About 90% of all cases of tuberculosis (TB) infection are comprised of latent mycobacterial persistence in the absence of clinical manifestations. In a proportion of latently infected individuals infection eventually reactivates and becomes contagious, seriously influencing epidemiological situation. Mechanisms of Mycobacterium tuberculosis transition to dormancy and TB reactivation are poorly understood, and biological markers of latency remain largely unknown. Data are accumulating that the dynamical equilibrium between the parasite and the host (expressed as a long term asymptomatic infection) and its abrogation (expressed as a reactivation disease) are genetically controlled by both parties. In this short review, the authors summarize the results of experimental studies on genetic regulation of the latent TB infection.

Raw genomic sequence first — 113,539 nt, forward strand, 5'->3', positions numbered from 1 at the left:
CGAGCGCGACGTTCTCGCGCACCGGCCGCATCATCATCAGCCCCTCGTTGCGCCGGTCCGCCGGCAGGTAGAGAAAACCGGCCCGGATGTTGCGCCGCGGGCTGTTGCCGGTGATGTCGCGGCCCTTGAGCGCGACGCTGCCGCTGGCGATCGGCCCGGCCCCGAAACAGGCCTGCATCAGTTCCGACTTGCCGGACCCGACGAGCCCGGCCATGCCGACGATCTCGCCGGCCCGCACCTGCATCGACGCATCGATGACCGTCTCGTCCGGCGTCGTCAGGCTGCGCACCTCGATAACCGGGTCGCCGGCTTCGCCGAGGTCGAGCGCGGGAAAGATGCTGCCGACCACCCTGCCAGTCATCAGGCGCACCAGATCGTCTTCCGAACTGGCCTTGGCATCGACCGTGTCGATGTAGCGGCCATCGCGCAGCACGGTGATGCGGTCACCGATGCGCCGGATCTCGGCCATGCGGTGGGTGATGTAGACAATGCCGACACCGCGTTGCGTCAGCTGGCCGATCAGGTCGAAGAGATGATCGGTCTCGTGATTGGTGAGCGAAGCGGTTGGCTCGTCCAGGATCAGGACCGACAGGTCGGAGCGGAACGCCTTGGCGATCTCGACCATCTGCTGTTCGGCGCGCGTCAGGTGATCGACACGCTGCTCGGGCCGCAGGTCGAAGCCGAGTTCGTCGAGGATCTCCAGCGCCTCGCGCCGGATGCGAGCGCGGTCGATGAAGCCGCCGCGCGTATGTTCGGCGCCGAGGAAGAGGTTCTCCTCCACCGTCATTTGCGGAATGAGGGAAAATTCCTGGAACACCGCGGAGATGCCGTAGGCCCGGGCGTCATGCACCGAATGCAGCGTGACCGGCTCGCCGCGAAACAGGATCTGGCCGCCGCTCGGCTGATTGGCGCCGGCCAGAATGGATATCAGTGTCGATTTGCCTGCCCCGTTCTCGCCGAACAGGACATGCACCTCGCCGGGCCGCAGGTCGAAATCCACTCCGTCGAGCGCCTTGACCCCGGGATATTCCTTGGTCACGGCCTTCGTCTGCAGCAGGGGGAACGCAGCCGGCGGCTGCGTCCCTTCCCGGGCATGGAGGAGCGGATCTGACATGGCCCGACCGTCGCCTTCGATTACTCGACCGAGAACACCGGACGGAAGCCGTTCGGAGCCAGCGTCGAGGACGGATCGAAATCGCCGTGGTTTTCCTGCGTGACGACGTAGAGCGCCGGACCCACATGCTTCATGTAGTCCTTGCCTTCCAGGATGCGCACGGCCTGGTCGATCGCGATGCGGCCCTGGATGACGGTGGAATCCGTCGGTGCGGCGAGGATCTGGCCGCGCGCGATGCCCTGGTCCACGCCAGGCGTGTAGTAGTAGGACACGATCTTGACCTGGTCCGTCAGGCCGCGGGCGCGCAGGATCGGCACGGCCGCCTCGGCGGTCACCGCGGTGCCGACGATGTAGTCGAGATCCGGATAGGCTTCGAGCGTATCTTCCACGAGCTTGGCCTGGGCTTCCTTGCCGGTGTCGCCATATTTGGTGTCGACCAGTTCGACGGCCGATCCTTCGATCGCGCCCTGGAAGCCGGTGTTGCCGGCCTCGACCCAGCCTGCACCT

A phospholipid-based nanoemulsion formulation of SQ641 (SQ641-NE) was active against intracellular Mycobacterium tuberculosis in J774A.1 mouse macrophages, although SQ641 by itself was not. Intravenous (i.v.) SQ641-NE was cleared from circulation and reached peak concentrations in lung and spleen in 1 h. In a murine tuberculosis (TB) model, 8 i.v. doses of SQ641-NE at 100 mg/kg of body weight over 4 weeks caused a 1.73 log10 CFU reduction of M. tuberculosis in spleen and were generally bacteriostatic in lungs.
Mice as a species are susceptible to tuberculosis infection while mouse inbred strains present wide spectrum of susceptibility/resistance to this infection. However, non-tuberculosis Mycobacterial infections usually cannot be modeled in mice of common inbred strains. Introduction of specific properties, such as gene mutations, recombinants, targeted gene knockouts significantly extended the use of mice to mimic human Mycobacterial infections, including non-tuberculosis ones. This review describes the available mouse models of tuberculosis and non-tuberculosis infections and drug therapy in these models. Mouse models of non-tuberculosis infections are significantly less developed than tuberculosis models, hampering the development of therapies.